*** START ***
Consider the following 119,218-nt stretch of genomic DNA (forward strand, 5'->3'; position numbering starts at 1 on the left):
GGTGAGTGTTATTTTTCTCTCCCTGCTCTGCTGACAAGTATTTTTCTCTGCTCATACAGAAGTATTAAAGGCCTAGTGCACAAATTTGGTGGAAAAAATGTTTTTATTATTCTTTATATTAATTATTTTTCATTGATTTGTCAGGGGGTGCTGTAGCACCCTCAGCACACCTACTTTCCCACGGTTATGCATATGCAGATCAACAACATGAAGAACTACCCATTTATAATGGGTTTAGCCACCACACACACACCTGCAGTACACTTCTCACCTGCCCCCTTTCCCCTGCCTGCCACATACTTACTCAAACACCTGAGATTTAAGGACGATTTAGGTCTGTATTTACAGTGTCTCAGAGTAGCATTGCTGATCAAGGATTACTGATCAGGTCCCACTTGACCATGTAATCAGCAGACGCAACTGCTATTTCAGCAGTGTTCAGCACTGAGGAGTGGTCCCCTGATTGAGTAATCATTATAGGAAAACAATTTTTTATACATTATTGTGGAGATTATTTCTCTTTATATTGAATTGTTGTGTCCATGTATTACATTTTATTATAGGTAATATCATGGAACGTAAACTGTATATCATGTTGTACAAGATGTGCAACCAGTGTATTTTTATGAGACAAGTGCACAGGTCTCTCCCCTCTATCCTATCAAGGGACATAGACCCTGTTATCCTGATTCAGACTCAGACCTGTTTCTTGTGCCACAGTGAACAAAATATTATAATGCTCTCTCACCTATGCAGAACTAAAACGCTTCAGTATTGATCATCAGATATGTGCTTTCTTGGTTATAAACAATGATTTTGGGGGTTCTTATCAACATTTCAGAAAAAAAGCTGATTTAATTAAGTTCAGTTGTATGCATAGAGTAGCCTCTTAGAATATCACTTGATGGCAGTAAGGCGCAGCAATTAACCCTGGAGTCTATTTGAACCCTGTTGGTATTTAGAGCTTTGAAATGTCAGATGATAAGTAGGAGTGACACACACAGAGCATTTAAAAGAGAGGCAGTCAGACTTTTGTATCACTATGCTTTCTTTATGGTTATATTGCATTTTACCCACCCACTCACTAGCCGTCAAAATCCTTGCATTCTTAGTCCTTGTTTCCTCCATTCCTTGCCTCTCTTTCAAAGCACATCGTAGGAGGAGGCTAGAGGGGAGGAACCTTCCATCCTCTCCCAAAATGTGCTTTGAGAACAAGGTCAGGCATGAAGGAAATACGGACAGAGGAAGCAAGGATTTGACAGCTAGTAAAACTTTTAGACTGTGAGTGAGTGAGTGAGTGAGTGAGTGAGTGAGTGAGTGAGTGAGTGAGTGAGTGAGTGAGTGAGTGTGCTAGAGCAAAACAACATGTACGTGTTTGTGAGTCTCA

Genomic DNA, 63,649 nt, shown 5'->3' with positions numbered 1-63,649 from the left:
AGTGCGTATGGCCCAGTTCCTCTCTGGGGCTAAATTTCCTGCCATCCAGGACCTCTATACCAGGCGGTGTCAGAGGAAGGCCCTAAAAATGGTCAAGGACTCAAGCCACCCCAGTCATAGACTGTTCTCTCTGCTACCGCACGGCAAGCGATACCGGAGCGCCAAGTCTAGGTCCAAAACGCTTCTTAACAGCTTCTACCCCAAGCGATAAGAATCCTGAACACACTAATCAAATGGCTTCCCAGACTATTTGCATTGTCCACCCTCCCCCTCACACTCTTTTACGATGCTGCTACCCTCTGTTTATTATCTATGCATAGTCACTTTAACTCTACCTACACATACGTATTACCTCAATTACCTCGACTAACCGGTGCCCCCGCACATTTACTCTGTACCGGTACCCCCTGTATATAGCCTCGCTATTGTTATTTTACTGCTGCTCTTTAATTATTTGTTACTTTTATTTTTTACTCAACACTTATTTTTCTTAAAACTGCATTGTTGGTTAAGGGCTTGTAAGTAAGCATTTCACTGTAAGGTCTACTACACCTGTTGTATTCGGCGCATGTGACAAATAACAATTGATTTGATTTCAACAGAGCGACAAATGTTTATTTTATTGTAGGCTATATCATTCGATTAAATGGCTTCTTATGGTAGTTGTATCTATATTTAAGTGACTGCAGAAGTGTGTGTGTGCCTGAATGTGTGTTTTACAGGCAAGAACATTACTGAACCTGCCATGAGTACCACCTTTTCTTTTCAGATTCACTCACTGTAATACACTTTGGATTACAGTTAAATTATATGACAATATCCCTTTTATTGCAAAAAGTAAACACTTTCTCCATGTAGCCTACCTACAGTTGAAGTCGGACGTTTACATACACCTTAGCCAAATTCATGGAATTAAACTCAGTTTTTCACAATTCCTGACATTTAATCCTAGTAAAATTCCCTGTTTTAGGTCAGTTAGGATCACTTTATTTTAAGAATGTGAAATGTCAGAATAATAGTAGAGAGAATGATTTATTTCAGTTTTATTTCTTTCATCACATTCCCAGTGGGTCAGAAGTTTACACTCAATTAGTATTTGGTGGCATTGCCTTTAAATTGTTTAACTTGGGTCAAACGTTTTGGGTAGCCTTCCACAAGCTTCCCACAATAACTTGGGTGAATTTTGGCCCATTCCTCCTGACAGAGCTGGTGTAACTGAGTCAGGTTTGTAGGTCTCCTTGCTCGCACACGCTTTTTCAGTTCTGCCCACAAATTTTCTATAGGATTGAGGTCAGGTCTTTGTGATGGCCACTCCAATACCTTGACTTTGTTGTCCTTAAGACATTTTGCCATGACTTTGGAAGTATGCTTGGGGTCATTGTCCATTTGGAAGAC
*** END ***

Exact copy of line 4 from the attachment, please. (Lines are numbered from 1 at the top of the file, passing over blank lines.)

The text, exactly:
AGTGCGTATGGCCCAGTTCCTCTCTGGGGCTAAATTTCCTGCCATCCAGGACCTCTATACCAGGCGGTGTCAGAGGAAGGCCCTAAAAATGGTCAAGGACTCAAGCCACCCCAGTCATAGACTGTTCTCTCTGCTACCGCACGGCAAGCGATACCGGAGCGCCAAGTCTAGGTCCAAAACGCTTCTTAACAGCTTCTACCCCAAGCGATAAGAATCCTGAACACACTAATCAAATGGCTTCCCAGACTATTTGCATTGTCCACCCTCCCCCTCACACTCTTTTACGATGCTGCTACCCTCTGTTTATTATCTATGCATAGTCACTTTAACTCTACCTACACATACGTATTACCTCAATTACCTCGACTAACCGGTGCCCCCGCACATTTACTCTGTACCGGTACCCCCTGTATATAGCCTCGCTATTGTTATTTTACTGCTGCTCTTTAATTATTTGTTACTTTTATTTTTTACTCAACACTTATTTTTCTTAAAACTGCATTGTTGGTTAAGGGCTTGTAAGTAAGCATTTCACTGTAAGGTCTACTACACCTGTTGTATTCGGCGCATGTGACAAATAACAATTGATTTGATTTCAACAGAGCGACAAATGTTTATTTTATTGTAGGCTATATCATTCGATTAAATGGCTTCTTATGGTAGTTGTATCTATATTTAAGTGACTGCAGAAGTGTGTGTGTGCCTGAATGTGTGTTTTACAGGCAAGAACATTACTGAACCTGCCATGAGTACCACCTTTTCTTTTCAGATTCACTCACTGTAATACACTTTGGATTACAGTTAAATTATATGACAATATCCCTTTTATTGCAAAAAGTAAACACTTTCTCCATGTAGCCTACCTACAGTTGAAGTCGGACGTTTACATACACCTTAGCCAAATTCATGGAATTAAACTCAGTTTTTCACAATTCCTGACATTTAATCCTAGTAAAATTCCCTGTTTTAGGTCAGTTAGGATCACTTTATTTTAAGAATGTGAAATGTCAGAATAATAGTAGAGAGAATGATTTATTTCAGTTTTATTTCTTTCATCACATTCCCAGTGGGTCAGAAGTTTACACTCAATTAGTATTTGGTGGCATTGCCTTTAAATTGTTTAACTTGGGTCAAACGTTTTGGGTAGCCTTCCACAAGCTTCCCACAATAACTTGGGTGAATTTTGGCCCATTCCTCCTGACAGAGCTGGTGTAACTGAGTCAGGTTTGTAGGTCTCCTTGCTCGCACACGCTTTTTCAGTTCTGCCCACAAATTTTCTATAGGATTGAGGTCAGGTCTTTGTGATGGCCACTCCAATACCTTGACTTTGTTGTCCTTAAGACATTTTGCCATGACTTTGGAAGTATGCTTGGGGTCATTGTCCATTTGGAAGAC